|dc.description.abstract||This dissertation is an animal-driven history of knowledge and colonialism in early America and the British imperial world. It focuses on the long eighteenth century, the moment when animals were being ordered into theoretical systems of nature as a consequence of global exploration while their physical bodies entered collections in America and beyond. I argue that animals put humans in a double bind: they facilitated the work of naturalists in surprising ways and made natural history possible, but they also fundamentally destabilized the enterprise, sinking ships and thwarting experiments in the process. Animals helped created knowledge, but just as importantly, they occasioned its loss. Cunning raccoons, enchanting rattlesnakes, and confounding corals illuminate a shadowy corner of the Enlightenment seldom acknowledged by historians—one in which humans celebrated the limits of human understanding.
In recent decades, histories of early American natural history have grown increasingly expansive by shifting attention away from metropolitan centers and toward the contributions of enslaved, Indigenous, and colonial female actors. However, scholars have yet to integrate the nonhuman subjects of natural history—such as animals and the specimens they left behind—into this story as active forces of historical change. Yet, nonhumans set the terms for what humans could learn about nature. As animals produced and foreclosed knowledge about the natural world, they simultaneously influenced the major social projects fueled by early modern natural history, including settler colonialism, nation building, and the drawing of racial boundaries.
The project proposes an interdisciplinary framework for early American studies that unites the history of natural history with material culture theory, animal studies, and modern-day biological research. In so doing, it integrates sources and methods not often seen together, combining natural histories, cookbooks, correspondence, museum specimens, visual images, oral histories, recent zoological studies, and my own reenactment of historical practices. The dissertation’s four chapters move forward in time, and each documents the history of a particular animal. Chapter 1, “‘A Different Species of Resistance’: When Corals Became Animals and Animals Had History,” examines how corals first came to be classed as animals and as so-called colonial organisms against the backdrop of colonial voyages that faced shipwreck from coral reefs. Chapter 2, “The Lost Serpent: Rattlesnakes, Extinction, and Myth in the Age of Enchantment,” shows how the history and historiography of New World rattlesnakes have been uniquely plagued by loss, due both to the animals’ cryptic nature and to their capacity to be symbolized and feared by humans. Chapter 3, “The Flounder and the Ray: Fish, the Page of Nature, and Embodied Enlightenment in Early National Natural History,” moves among fishing boats, museums, lecture halls, and kitchens to consider how even dead animals shaped national science in the early United States. Chapter 4, “Sleight of Hand: A Reverse Natural History of Raccoons,” entertains a history of natural history turned on its head—one in which animals might also be considered curious about the world. The Epilogue, “Getting Back,” shows the lingering residue of animal histories by recounting my visit to Australia to locate the coral reef that nearly ended Captain Cook’s first voyage in 1770.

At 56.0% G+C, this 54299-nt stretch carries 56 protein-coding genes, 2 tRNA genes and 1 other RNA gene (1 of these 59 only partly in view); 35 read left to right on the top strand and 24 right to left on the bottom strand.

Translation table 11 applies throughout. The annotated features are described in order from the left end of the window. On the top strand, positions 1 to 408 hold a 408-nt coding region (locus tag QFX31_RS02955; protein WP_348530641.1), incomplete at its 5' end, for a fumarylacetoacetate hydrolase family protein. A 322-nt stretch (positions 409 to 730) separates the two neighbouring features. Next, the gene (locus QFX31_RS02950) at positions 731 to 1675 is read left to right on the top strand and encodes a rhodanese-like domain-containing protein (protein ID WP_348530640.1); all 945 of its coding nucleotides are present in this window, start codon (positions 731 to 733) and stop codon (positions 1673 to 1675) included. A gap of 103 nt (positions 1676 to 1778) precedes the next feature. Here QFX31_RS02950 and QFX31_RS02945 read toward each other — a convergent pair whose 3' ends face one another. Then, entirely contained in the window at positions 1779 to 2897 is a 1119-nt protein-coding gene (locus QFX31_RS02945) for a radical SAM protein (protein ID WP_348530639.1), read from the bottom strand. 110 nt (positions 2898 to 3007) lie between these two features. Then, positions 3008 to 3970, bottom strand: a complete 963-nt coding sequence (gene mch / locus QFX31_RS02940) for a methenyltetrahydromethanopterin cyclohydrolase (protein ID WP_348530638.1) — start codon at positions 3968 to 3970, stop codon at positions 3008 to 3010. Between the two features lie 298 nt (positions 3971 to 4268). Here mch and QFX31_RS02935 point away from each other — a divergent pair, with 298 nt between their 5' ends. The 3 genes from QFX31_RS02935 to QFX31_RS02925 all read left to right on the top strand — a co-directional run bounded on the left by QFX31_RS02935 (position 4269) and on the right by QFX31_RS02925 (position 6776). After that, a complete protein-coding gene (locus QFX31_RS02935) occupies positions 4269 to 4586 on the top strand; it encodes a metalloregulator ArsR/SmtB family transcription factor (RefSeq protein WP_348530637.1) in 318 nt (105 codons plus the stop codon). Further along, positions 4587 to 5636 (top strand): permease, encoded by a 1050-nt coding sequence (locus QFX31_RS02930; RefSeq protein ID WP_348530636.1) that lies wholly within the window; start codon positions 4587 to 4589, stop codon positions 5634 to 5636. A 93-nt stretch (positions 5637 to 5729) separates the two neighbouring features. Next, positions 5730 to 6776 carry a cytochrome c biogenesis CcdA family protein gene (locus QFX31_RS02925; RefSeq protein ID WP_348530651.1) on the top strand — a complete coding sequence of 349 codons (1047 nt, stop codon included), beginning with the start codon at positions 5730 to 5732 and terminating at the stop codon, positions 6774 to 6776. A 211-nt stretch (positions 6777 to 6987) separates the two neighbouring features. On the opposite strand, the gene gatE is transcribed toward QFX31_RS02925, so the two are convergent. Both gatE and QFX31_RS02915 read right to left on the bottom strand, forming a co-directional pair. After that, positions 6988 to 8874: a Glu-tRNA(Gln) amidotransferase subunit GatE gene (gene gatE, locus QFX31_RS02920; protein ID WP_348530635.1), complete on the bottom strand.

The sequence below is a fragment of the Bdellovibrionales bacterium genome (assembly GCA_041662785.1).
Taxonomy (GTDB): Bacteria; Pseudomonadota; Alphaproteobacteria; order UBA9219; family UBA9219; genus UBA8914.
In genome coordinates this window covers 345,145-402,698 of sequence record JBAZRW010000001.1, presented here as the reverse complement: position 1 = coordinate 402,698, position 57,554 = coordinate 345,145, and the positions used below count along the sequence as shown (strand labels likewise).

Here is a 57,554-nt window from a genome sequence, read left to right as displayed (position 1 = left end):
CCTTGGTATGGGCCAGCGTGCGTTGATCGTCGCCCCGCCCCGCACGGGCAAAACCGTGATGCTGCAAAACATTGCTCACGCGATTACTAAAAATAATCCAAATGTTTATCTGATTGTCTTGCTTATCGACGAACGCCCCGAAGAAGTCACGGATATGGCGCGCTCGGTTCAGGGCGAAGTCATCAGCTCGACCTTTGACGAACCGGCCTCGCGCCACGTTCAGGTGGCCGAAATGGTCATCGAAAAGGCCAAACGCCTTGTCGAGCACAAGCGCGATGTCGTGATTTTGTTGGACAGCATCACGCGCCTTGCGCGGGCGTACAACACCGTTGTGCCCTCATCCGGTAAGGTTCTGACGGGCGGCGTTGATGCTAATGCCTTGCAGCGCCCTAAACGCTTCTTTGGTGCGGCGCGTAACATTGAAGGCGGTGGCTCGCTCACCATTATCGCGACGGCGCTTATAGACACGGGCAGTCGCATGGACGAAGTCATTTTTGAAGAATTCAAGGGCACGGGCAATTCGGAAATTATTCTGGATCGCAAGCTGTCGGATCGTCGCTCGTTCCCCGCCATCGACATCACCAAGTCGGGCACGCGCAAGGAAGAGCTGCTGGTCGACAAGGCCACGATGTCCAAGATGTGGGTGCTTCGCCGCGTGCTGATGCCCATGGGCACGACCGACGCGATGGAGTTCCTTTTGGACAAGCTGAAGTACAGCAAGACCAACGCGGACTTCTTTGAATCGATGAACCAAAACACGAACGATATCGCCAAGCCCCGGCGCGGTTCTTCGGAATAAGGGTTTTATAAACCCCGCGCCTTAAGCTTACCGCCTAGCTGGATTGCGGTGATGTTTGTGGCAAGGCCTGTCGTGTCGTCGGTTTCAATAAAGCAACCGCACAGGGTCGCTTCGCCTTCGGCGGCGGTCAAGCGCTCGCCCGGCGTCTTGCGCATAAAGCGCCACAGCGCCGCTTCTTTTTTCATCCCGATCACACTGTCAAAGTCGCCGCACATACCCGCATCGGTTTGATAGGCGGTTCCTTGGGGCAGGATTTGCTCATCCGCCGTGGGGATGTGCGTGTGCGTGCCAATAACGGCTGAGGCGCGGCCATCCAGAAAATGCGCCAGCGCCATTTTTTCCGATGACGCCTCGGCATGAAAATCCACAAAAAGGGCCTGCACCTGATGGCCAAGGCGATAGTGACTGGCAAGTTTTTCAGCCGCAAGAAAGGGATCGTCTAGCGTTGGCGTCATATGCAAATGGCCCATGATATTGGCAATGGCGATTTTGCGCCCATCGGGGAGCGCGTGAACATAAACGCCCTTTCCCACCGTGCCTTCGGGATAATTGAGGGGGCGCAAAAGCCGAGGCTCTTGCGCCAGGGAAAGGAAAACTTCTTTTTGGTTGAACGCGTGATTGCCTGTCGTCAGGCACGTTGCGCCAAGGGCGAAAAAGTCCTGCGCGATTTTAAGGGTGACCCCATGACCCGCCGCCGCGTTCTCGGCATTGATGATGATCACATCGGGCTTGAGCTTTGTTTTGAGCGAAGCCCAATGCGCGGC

The widespread decline of species in our own time makes understanding how natural history efforts transform the environment and its animal inhabitants all the more urgent. One need only look at the global destruction of coral reefs to conceive of animals and their communities as finite, historical entities that change over time—and to also appreciate the creativity of such creatures in the face of radical change. Moreover, eighteenth-century debates about animals created an impasse about the capacities and minds of nonhumans that I argue has never been fully resolved. My dissertation explores the dynamic interplay among species in the past, in the hope that we might better understand the importance of the natural world to our future.||